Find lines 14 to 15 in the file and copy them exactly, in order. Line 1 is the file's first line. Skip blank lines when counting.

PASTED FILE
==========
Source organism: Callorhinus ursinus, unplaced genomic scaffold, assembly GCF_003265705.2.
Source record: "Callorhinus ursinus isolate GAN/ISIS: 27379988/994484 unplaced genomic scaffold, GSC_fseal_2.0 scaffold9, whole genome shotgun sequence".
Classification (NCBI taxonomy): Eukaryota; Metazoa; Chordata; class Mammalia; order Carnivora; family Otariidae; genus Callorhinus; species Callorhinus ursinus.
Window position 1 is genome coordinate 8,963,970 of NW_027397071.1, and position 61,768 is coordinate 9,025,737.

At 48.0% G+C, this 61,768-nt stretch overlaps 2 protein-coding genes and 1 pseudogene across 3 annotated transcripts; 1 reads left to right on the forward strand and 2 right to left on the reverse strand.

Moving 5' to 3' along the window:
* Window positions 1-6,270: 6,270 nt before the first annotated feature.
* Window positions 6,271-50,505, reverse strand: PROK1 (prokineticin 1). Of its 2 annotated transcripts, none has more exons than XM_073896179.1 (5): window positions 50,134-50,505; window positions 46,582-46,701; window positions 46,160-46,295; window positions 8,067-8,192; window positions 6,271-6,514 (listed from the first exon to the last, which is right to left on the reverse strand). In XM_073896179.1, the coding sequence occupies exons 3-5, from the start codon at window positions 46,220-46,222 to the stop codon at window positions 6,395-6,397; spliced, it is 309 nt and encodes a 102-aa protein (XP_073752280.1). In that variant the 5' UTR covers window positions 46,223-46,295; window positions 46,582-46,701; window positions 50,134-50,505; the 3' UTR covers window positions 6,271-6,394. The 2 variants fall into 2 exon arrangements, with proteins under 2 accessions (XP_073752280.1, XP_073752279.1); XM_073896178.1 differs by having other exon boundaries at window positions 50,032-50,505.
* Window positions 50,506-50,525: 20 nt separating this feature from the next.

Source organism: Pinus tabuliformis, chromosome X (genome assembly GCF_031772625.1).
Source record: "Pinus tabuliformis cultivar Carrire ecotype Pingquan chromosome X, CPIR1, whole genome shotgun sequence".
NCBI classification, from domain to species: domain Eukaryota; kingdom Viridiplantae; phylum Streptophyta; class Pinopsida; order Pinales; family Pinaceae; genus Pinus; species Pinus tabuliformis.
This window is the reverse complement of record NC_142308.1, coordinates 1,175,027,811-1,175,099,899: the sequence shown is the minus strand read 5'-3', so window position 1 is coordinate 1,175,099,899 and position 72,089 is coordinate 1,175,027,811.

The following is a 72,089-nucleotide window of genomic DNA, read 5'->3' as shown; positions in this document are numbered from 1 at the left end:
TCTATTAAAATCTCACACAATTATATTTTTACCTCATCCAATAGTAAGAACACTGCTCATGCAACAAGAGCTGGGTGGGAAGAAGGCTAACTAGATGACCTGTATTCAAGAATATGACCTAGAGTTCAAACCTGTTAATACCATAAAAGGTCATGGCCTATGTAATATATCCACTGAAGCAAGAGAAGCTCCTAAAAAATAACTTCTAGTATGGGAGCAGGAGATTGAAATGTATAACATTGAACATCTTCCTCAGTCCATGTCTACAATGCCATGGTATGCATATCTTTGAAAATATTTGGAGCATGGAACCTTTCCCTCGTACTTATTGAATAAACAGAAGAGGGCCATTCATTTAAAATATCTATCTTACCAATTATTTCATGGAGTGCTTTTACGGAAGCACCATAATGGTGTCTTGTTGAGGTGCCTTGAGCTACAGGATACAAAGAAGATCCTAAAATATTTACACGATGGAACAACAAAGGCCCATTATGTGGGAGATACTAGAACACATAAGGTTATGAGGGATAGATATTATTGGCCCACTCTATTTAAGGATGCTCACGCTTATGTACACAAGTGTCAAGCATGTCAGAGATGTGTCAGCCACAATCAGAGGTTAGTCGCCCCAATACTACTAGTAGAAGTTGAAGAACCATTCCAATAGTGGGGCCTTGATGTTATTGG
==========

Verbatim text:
The following is a 72,089-nucleotide window of genomic DNA, read 5'->3' as shown; positions in this document are numbered from 1 at the left end:
TCTATTAAAATCTCACACAATTATATTTTTACCTCATCCAATAGTAAGAACACTGCTCATGCAACAAGAGCTGGGTGGGAAGAAGGCTAACTAGATGACCTGTATTCAAGAATATGACCTAGAGTTCAAACCTGTTAATACCATAAAAGGTCATGGCCTATGTAATATATCCACTGAAGCAAGAGAAGCTCCTAAAAAATAACTTCTAGTATGGGAGCAGGAGATTGAAATGTATAACATTGAACATCTTCCTCAGTCCATGTCTACAATGCCATGGTATGCATATCTTTGAAAATATTTGGAGCATGGAACCTTTCCCTCGTACTTATTGAATAAACAGAAGAGGGCCATTCATTTAAAATATCTATCTTACCAATTATTTCATGGAGTGCTTTTACGGAAGCACCATAATGGTGTCTTGTTGAGGTGCCTTGAGCTACAGGATACAAAGAAGATCCTAAAATATTTACACGATGGAACAACAAAGGCCCATTATGTGGGAGATACTAGAACACATAAGGTTATGAGGGATAGATATTATTGGCCCACTCTATTTAAGGATGCTCACGCTTATGTACACAAGTGTCAAGCATGTCAGAGATGTGTCAGCCACAATCAGAGGTTAGTCGCCCCAATACTACTAGTAGAAGTTGAAGAACCATTCCAATAGTGGGGCCTTGATGTTATTGG